Reports are indicating that the labor market is cooling down after a red-hot 2018. Led by declines in the transportation and construction industries, job openings throughout the U.S. dropped in May. There hasn’t been much job opening growth in 2019, which is noteworthy compared to record highs at the end of 2018. Hiring also declined sharply, although layoffs remained low. These figures don’t indicate an unhealthy labor market - simply one that is cooling down from a record-setting year last year.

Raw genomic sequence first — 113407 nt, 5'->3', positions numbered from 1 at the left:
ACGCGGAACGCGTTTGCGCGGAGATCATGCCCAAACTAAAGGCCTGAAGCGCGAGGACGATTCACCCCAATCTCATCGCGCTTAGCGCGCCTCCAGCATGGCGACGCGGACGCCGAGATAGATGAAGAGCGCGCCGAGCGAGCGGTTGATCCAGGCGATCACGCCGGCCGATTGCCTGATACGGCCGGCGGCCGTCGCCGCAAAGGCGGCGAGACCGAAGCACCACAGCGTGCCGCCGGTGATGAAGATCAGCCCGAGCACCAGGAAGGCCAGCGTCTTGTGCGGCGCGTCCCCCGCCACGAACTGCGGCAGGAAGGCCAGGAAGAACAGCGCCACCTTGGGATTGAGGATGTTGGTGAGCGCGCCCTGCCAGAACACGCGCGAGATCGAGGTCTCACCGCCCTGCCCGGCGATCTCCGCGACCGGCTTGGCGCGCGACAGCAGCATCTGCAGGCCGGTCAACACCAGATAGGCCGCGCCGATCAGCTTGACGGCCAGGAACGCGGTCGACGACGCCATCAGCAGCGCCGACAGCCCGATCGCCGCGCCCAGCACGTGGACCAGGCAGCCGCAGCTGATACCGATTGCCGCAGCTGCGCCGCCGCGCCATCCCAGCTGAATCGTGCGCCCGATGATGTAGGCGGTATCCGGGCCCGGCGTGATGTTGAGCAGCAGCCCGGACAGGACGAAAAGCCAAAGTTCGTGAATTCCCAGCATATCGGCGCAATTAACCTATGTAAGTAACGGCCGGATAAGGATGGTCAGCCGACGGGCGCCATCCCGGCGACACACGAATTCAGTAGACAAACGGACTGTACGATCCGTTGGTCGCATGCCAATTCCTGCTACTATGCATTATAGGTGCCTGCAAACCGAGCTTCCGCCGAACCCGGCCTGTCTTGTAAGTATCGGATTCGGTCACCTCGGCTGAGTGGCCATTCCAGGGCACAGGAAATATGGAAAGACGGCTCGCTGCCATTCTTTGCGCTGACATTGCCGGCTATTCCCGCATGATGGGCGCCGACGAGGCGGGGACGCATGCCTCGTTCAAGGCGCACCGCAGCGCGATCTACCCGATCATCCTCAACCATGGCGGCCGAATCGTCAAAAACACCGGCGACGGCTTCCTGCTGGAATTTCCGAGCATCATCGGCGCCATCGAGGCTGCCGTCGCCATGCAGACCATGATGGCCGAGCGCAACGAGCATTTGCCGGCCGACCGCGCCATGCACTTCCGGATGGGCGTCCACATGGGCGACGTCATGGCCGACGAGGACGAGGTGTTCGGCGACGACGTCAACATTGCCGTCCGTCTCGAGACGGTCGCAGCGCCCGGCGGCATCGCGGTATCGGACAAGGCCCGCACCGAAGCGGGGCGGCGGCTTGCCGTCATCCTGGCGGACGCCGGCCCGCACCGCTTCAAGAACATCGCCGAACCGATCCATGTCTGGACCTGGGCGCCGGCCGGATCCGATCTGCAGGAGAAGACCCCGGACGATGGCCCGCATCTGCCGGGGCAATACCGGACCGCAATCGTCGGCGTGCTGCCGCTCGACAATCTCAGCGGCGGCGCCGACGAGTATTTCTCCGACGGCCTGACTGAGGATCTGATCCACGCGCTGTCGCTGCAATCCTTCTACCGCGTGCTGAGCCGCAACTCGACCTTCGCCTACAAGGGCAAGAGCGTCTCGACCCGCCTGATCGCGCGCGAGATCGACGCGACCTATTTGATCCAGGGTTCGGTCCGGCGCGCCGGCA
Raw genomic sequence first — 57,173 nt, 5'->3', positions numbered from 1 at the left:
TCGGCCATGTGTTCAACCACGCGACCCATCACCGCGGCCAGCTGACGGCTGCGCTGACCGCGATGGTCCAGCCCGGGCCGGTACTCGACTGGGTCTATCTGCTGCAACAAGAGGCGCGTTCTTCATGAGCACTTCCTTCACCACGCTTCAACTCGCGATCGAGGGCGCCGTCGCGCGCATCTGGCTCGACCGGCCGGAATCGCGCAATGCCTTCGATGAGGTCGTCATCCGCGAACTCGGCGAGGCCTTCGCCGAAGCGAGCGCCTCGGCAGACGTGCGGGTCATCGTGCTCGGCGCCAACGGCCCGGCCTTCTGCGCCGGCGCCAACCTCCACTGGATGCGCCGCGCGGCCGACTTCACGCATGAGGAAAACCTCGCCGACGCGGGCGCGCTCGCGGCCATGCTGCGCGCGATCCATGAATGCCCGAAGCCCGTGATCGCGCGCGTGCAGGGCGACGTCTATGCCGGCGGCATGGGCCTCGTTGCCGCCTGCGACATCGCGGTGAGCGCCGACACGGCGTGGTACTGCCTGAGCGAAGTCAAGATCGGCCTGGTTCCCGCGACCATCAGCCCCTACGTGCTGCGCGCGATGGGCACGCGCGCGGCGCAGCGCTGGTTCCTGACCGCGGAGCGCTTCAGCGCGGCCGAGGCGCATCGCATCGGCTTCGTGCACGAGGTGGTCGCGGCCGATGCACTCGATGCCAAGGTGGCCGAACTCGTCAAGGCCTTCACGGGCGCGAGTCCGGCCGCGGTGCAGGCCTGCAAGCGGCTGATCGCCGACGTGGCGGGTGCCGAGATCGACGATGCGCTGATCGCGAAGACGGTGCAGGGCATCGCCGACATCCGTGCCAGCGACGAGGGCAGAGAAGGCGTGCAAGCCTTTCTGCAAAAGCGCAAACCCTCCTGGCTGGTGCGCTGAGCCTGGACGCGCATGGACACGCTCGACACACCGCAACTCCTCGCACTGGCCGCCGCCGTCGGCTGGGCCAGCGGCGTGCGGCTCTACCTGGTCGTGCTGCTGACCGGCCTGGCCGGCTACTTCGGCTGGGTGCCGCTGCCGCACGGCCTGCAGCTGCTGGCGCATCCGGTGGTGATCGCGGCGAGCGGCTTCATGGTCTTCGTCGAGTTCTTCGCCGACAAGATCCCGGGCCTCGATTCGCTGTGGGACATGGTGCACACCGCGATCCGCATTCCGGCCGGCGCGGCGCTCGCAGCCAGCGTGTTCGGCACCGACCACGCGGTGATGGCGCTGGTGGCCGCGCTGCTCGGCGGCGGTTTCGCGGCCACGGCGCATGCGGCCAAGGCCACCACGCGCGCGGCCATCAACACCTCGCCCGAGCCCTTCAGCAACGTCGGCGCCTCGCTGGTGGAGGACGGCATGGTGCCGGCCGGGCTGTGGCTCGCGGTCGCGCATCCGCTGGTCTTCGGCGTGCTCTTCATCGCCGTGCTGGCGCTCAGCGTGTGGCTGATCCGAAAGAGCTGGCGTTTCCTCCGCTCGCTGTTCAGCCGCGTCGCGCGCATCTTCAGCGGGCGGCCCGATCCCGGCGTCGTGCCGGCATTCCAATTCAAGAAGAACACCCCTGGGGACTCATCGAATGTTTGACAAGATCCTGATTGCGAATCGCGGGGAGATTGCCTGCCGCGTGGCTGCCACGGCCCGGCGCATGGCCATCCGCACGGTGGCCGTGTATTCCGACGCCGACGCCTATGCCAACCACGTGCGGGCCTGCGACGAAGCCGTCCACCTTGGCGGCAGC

WASHINGTON - U.S. job openings fell in May, pulled down by declines in the construction and transportation industries, potentially flagging a slowdown in employment growth in the months ahead. The Job Openings and Labor Turnover Survey, or JOLTS report from the Labor Department on Tuesday also showed a sharp drop in hiring in May, but layoffs remained low. After hitting an all-time high of 7.6 million in late 2018, job openings have been flat this year, suggesting some cooling in the labor market. Job openings, a measure of labor demand, slipped by 49,000 to a seasonally adjusted 7.3 million in May, the government said in the JOLTS report. Vacancies in the construction industry dropped by 65,000 in May. Job openings in the transportation, warehousing, and utilities sector declined by 60,000, while unfilled positions in the real estate and rental and leasing industry fell 49,000. Declining job openings were also corroborated by a survey from the National Federation of Independent Business on Tuesday showing a decrease in the share of small business owners reporting vacancies they could not fill in June, even as about fifth cited the difficulty of finding qualified workers as their single most important problem. "A tight labor market and plentiful private sector opportunities appear to be drawing teachers away from their stable, but often poorly paid, jobs," said Julia Pollak, an economist at ZipRecruiter.
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